4. Access opens the Link Tables dialog box, shown next, which lists the tables available in the database you selected. Select one or more tables, and click OK to link the tables to the current database. If the link procedure is successful, the new table will have the name of the table you selected.

    image from book

    Access marks the icon for linked tables in the Navigation Pane with an arrow, as shown next. If Access finds a duplicate name, it generates a new name by adding a unique integer to the end of the name as described earlier. Because objects such as forms, reports, macros, and modules might refer to the linked table by its original name, you should carefully check name references if Access has to rename a linked table.

Inside Out-Keeping the Connect Property Current 

One problem with using linked data in an application that you’re going to distribute to someone else is the location of the linked files on your computer might not be exactly the same as it is on your user’s computer. For example, the internal Connect property might point to D:\MyDatabases\MyData.accdb, but your user installs the application on the C drive. You might have noticed that a form always opens when you open the Conrad Systems Contacts sample database and that it takes a few seconds before it returns you to the Navigation Pane. We wrote code behind this initial form that verifies the table links and fixes them. You can learn how we built this code in Chapter 25.

image from book

Linking dBASE and Paradox Files

Linking files from a foreign database is almost as easy as linking an Access table. To link to a file from dBASE or Paradox, do the following:

  1. Open the Access database to which you want to link the file. If that database is already open, close any objects so that only the Navigation Pane is visible.

  2. On the External Data tab, in the Import group, click the More command, and then click dBASE File or Paradox File, as appropriate. Select Link To The Data Source By Creating A Linked Table in the Get External Data-dBASE File (or Get External Data-Paradox File) dialog box, as shown next.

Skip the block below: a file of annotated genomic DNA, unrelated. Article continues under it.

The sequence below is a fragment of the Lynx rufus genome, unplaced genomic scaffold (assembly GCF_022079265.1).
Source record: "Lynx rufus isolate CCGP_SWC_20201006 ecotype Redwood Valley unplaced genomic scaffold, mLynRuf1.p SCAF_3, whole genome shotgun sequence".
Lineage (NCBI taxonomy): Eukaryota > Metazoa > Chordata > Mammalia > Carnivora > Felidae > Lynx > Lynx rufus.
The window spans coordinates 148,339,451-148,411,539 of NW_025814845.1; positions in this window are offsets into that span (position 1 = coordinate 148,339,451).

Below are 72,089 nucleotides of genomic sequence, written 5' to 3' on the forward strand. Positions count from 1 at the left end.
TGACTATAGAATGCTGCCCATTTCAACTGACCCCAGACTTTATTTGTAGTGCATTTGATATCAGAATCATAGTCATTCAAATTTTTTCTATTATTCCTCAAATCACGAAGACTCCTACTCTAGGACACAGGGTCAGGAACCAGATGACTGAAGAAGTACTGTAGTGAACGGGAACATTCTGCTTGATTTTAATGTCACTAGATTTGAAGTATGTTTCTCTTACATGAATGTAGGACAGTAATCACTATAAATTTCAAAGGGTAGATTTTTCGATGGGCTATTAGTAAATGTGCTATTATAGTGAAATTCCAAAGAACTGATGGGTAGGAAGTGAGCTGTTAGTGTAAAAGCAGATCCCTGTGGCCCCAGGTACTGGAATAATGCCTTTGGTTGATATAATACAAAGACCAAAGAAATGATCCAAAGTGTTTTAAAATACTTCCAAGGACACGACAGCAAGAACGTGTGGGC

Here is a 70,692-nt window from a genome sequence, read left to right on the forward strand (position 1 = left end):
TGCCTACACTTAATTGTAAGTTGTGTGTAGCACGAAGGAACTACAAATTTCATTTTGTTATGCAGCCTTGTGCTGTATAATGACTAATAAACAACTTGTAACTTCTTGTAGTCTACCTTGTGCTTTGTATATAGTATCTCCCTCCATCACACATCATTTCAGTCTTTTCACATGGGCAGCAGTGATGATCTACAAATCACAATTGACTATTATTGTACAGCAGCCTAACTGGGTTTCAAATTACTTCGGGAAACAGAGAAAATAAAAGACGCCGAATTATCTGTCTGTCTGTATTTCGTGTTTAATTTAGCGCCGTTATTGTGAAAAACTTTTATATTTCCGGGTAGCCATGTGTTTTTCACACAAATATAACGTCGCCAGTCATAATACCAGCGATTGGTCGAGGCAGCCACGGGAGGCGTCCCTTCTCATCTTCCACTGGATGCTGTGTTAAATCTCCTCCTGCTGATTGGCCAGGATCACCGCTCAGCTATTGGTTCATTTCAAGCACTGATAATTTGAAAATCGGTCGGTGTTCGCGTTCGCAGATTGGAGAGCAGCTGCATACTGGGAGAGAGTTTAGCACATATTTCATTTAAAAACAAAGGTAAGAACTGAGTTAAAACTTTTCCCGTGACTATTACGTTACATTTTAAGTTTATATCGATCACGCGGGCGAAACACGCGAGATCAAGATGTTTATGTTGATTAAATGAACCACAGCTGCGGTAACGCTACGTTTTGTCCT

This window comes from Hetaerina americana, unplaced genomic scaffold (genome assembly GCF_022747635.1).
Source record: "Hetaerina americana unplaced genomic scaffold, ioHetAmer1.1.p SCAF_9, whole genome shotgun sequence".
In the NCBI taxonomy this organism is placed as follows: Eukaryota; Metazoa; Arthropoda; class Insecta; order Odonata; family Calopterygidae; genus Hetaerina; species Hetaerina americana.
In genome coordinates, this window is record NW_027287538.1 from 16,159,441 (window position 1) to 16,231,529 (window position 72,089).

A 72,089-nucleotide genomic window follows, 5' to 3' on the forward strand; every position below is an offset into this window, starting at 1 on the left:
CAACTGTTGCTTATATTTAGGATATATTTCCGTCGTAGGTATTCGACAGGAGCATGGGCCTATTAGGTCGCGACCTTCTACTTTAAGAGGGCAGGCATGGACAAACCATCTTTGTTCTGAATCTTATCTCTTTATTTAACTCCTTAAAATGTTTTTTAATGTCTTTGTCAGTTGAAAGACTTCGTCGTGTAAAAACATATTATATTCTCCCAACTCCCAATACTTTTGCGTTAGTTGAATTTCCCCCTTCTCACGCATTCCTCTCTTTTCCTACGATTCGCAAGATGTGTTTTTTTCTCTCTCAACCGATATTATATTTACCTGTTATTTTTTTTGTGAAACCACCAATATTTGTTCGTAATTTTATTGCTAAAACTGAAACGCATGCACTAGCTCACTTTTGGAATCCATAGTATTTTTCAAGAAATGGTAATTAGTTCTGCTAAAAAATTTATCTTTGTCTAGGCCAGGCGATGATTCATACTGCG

image from book

  3. Click the Browse button to open the File Open dialog box shown earlier on page 262, which lists the types of dBASE or Paradox files to which you can link. Select dBASE III, dBASE IV, dBASE 5, or Paradox, as appropriate, in the list to the right of the File Name box, and then select the folder and the name of the file to which you want to link. If you’re connecting over a network, select the logical drive that is assigned to the network server that contains the database you want. If you want Access to automatically connect to the network server each time you open the linked file, type the full network location in the File Name box instead of selecting a logical drive. For example, on a Windows network you might enter a network location such as

     \\dbsvr\dbase\shared\newstore.dbf

  4. Click the Open button to return to the Get External Data-dBASE File dialog box, and then click OK to link to the selected dBASE or Paradox file.

  5. If you selected an encrypted Paradox file, Access opens a dialog box that asks you for the correct password. Type the correct password and click OK to proceed, or click Cancel to start over. If the link procedure is successful, the new table will have the name of the file you selected (without the file name extension). If Access finds a duplicate name, it will generate a new name by adding a unique integer to the end of the name.

Linking Text and Spreadsheet Files

Linking a text file or an Excel spreadsheet file is almost identical to importing these types of files, as discussed earlier in this chapter. (You cannot link Lotus 1-2-3 files; you can only import them.) As noted, you can only read linked text and Excel spreadsheet files.

To link a spreadsheet file or a text file, do the following:

  1. Open the Access database to which you want to link the file. If that database is already open, close any objects so that only the Navigation Pane is visible.

  2. On the External Data tab, in the Import group, click the Excel or Text File command. Select Link To The Data Source By Creating A Linked Table in the Get External Data dialog box, as shown here.

    image from book